Three Providence City Councilors Introduce Resolution Opposing Monetization of Providence Water (House Bill 5390)
Providence City Councilors Rachel Miller, Seth Yurdin, and Katherine Kerwin introduced a resolution opposing the plans to privatize Providence Water and opposing the proposed state enabling legislation (House Bill 5390).
“It’s not credible that the City of Providence will somehow receive hundreds of millions of dollars today without residents, rate-payers and employees bearing the cost for future decades through higher rates, lower wages and potential water quality issues,” said Yurdin. “It’s a false choice to pit our water supply against the city’s fiscal health. No one disagrees that the city faces long-term financial challenges, but the water-transfer scheme is yet another one-time fix with serious long-term costs to our community,” Yurdin continued.
“To consider removing control of our water from the public hand’s in 2019, when access to affordable, quality water is a global risk, is a short-sighted proposal,” Miller said. “What we know from communities across the country, is that when private entities manage public resources like water, rates go up, quality goes down, worker protections are eroded, and the environment is threatened,” she added.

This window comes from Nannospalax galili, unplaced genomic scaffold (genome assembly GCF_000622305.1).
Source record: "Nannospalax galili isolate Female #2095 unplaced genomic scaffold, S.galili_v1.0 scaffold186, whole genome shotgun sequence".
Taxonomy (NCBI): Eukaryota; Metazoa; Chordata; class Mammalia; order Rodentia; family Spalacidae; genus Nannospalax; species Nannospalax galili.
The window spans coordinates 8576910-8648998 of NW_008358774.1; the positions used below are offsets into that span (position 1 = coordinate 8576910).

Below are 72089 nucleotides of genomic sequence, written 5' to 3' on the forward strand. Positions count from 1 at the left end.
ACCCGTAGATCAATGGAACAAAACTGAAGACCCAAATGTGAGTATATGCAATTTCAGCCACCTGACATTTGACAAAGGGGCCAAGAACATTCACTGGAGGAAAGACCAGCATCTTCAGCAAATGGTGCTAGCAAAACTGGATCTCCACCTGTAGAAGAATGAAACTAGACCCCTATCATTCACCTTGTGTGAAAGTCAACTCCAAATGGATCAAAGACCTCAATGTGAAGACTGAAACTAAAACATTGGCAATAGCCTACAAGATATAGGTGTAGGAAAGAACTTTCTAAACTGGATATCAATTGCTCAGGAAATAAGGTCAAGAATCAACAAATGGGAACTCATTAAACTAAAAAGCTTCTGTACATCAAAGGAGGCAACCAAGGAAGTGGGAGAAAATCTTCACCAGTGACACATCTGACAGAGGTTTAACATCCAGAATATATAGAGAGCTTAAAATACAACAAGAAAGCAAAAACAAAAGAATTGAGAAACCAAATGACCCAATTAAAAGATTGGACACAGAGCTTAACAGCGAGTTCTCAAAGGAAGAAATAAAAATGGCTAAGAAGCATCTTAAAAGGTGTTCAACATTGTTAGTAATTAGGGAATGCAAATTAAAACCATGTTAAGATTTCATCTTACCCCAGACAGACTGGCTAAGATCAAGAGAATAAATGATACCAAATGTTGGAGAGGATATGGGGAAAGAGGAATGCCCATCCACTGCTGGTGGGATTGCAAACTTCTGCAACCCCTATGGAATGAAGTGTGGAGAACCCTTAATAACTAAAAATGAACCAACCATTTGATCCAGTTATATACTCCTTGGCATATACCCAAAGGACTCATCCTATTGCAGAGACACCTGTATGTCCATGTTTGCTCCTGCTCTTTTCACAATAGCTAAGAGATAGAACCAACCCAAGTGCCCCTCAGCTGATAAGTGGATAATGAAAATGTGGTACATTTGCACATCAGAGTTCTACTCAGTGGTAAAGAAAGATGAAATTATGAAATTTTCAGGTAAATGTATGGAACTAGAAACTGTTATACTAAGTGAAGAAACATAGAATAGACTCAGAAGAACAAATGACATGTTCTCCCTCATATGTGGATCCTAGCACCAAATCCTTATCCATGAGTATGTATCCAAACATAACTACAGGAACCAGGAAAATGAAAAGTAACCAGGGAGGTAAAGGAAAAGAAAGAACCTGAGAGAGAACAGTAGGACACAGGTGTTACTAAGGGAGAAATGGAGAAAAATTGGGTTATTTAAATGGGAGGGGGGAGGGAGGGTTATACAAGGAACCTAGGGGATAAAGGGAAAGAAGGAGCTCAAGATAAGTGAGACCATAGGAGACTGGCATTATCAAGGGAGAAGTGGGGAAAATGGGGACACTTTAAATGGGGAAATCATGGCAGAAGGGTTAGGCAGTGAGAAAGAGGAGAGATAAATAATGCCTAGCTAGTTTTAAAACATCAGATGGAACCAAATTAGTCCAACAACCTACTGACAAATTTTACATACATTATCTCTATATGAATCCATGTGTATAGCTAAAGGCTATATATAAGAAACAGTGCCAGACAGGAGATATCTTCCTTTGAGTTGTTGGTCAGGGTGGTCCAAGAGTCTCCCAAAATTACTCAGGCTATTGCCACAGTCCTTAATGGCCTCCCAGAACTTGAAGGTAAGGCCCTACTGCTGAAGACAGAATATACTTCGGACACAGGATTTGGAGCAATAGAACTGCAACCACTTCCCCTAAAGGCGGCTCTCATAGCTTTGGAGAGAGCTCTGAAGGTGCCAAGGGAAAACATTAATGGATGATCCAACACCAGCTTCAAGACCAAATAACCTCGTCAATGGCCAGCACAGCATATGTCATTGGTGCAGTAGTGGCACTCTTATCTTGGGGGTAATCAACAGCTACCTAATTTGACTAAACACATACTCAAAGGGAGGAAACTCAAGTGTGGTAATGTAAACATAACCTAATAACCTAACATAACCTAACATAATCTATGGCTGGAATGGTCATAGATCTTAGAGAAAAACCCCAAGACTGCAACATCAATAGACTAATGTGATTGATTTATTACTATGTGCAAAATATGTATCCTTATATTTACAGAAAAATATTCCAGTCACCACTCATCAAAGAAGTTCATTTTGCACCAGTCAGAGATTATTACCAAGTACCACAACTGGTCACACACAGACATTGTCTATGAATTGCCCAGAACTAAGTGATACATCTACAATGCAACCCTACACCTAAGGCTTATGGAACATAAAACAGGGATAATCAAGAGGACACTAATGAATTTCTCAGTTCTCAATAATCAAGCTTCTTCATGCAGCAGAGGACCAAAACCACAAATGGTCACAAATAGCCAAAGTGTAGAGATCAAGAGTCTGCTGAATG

“Water monetization is being presented as the only option in a financial crisis,” Councilwoman Kerwin said. “But, our city spending priorities don’t align with the idea that we are in crisis. There are options we have not yet taken, and after hearing from countless members from my community, I feel selling water, one of our most precious assets at the expense of raising water rates, should be our last resort.”
The resolution was crafted in partnership with the Land and Water Sovereignty Campaign, a group led by Black, Indigenous, people of color, and environmental advocates. They shared the following joint statement:
“Water is an inalienable human right and shouldn’t be commodified. Monetization /privatization would negatively impact our most vulnerable communities and our environment. Over 600 cities and towns have already suffered the negative effects of monetization/ privatization. We oppose Mayor Elorza’s House Bill H5390, and we call for a moratorium of all negotiations and actions leading to monetization/privatization.”